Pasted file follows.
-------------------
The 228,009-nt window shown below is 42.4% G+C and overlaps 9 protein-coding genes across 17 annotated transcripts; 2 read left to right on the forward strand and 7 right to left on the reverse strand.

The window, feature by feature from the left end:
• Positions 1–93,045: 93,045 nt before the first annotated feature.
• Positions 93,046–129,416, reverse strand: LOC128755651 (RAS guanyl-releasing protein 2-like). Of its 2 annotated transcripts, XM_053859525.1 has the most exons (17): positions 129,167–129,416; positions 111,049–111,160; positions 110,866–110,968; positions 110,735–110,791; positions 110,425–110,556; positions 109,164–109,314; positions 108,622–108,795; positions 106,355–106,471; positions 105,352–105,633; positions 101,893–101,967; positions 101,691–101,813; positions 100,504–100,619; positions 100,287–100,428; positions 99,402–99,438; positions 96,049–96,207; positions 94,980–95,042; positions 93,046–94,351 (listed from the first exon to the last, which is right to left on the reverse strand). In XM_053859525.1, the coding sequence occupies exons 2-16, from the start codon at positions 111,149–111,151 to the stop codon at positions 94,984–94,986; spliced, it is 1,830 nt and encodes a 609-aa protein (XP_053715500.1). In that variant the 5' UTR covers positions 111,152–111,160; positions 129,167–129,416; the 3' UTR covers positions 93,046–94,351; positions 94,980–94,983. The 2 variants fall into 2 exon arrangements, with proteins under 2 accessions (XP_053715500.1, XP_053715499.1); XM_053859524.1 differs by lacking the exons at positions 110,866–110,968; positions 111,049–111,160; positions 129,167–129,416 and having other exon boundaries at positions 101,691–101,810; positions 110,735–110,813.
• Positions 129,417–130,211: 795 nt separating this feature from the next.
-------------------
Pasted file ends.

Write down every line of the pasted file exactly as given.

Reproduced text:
The 228,009-nt window shown below is 42.4% G+C and overlaps 9 protein-coding genes across 17 annotated transcripts; 2 read left to right on the forward strand and 7 right to left on the reverse strand.

The window, feature by feature from the left end:
• Positions 1–93,045: 93,045 nt before the first annotated feature.
• Positions 93,046–129,416, reverse strand: LOC128755651 (RAS guanyl-releasing protein 2-like). Of its 2 annotated transcripts, XM_053859525.1 has the most exons (17): positions 129,167–129,416; positions 111,049–111,160; positions 110,866–110,968; positions 110,735–110,791; positions 110,425–110,556; positions 109,164–109,314; positions 108,622–108,795; positions 106,355–106,471; positions 105,352–105,633; positions 101,893–101,967; positions 101,691–101,813; positions 100,504–100,619; positions 100,287–100,428; positions 99,402–99,438; positions 96,049–96,207; positions 94,980–95,042; positions 93,046–94,351 (listed from the first exon to the last, which is right to left on the reverse strand). In XM_053859525.1, the coding sequence occupies exons 2-16, from the start codon at positions 111,149–111,151 to the stop codon at positions 94,984–94,986; spliced, it is 1,830 nt and encodes a 609-aa protein (XP_053715500.1). In that variant the 5' UTR covers positions 111,152–111,160; positions 129,167–129,416; the 3' UTR covers positions 93,046–94,351; positions 94,980–94,983. The 2 variants fall into 2 exon arrangements, with proteins under 2 accessions (XP_053715500.1, XP_053715499.1); XM_053859524.1 differs by lacking the exons at positions 110,866–110,968; positions 111,049–111,160; positions 129,167–129,416 and having other exon boundaries at positions 101,691–101,810; positions 110,735–110,813.
• Positions 129,417–130,211: 795 nt separating this feature from the next.